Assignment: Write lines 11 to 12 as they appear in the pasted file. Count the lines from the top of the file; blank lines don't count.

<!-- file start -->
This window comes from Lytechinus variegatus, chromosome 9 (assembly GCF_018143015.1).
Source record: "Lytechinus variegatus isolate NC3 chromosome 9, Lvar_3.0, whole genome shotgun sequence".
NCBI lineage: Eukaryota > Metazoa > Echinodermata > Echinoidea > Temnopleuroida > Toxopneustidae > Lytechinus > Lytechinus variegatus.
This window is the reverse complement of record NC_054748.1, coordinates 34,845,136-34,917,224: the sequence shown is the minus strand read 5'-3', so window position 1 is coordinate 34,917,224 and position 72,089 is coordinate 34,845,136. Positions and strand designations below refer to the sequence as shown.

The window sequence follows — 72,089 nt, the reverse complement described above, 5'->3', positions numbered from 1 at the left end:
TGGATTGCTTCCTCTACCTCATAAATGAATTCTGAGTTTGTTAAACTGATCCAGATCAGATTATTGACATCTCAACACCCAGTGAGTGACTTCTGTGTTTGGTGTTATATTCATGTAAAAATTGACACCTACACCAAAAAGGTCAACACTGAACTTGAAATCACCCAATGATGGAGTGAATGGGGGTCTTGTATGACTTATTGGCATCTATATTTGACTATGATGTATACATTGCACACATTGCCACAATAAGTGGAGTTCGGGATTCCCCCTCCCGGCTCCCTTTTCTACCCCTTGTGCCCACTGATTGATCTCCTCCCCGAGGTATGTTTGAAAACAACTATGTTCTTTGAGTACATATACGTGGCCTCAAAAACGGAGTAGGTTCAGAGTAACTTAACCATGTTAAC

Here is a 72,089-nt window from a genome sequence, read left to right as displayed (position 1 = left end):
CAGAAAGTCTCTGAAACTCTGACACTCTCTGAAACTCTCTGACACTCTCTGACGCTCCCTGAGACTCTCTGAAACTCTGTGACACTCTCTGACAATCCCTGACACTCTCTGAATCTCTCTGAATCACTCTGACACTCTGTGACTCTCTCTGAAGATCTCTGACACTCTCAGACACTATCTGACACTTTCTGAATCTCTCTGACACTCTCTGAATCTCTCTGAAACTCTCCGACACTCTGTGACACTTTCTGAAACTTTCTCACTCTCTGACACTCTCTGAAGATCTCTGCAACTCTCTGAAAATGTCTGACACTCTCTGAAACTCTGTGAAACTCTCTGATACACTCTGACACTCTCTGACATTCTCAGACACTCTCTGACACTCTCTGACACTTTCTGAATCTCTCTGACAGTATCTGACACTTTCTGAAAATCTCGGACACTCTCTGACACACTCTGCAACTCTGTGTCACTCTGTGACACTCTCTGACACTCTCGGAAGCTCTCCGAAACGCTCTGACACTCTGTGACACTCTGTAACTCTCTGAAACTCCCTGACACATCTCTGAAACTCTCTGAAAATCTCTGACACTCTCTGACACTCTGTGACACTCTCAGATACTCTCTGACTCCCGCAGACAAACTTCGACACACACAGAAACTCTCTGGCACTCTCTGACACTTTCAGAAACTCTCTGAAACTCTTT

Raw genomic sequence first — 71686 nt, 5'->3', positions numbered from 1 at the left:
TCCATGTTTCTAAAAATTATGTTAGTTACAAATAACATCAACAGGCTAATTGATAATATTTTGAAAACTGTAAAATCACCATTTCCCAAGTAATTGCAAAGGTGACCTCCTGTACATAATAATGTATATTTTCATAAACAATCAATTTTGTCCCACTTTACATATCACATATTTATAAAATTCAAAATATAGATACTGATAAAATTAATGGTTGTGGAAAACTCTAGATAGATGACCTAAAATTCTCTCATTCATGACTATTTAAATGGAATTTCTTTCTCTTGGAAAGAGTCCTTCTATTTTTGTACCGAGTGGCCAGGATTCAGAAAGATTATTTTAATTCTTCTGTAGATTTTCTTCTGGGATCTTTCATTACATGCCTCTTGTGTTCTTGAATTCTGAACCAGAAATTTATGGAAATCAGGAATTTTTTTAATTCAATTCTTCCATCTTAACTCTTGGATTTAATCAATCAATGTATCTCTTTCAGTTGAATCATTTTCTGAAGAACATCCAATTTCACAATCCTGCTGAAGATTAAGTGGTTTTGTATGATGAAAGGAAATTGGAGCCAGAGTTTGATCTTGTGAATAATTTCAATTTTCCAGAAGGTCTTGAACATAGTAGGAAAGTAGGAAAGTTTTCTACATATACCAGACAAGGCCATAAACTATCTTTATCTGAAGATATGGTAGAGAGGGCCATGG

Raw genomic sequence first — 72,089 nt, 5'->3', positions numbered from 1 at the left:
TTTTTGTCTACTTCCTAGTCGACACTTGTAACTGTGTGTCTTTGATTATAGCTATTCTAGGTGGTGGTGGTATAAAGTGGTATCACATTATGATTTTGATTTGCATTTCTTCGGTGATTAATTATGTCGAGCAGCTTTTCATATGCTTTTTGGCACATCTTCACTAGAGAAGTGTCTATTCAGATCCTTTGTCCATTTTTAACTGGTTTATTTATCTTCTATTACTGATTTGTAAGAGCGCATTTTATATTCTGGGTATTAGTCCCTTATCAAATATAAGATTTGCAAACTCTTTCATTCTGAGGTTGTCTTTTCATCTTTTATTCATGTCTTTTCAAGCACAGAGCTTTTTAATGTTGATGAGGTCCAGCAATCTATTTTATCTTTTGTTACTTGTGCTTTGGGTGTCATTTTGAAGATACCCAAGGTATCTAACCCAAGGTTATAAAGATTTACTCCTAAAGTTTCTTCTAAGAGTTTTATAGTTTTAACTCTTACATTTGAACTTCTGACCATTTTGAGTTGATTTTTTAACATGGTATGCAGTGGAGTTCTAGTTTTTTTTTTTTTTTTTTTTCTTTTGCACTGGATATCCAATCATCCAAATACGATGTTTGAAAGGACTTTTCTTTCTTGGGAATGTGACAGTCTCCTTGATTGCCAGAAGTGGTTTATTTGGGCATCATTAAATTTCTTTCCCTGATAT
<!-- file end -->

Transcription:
Raw genomic sequence first — 72,089 nt, 5'->3', positions numbered from 1 at the left:
TTTTTGTCTACTTCCTAGTCGACACTTGTAACTGTGTGTCTTTGATTATAGCTATTCTAGGTGGTGGTGGTATAAAGTGGTATCACATTATGATTTTGATTTGCATTTCTTCGGTGATTAATTATGTCGAGCAGCTTTTCATATGCTTTTTGGCACATCTTCACTAGAGAAGTGTCTATTCAGATCCTTTGTCCATTTTTAACTGGTTTATTTATCTTCTATTACTGATTTGTAAGAGCGCATTTTATATTCTGGGTATTAGTCCCTTATCAAATATAAGATTTGCAAACTCTTTCATTCTGAGGTTGTCTTTTCATCTTTTATTCATGTCTTTTCAAGCACAGAGCTTTTTAATGTTGATGAGGTCCAGCAATCTATTTTATCTTTTGTTACTTGTGCTTTGGGTGTCATTTTGAAGATACCCAAGGTATCTAACCCAAGGTTATAAAGATTTACTCCTAAAGTTTCTTCTAAGAGTTTTATAGTTTTAACTCTTACATTTGAACTTCTGACCATTTTGAGTTGATTTTTTAACATGGTATGCAGTGGAGTTCTAGTTTTTTTTTTTTTTTTTTTTCTTTTGCACTGGATATCCAATCATCCAAATACGATGTTTGAAAGGACTTTTCTTTCTTGGGAATGTGACAGTCTCCTTGATTGCCAGAAGTGGTTTATTTGGGCATCATTAAATTTCTTTCCCTGATAT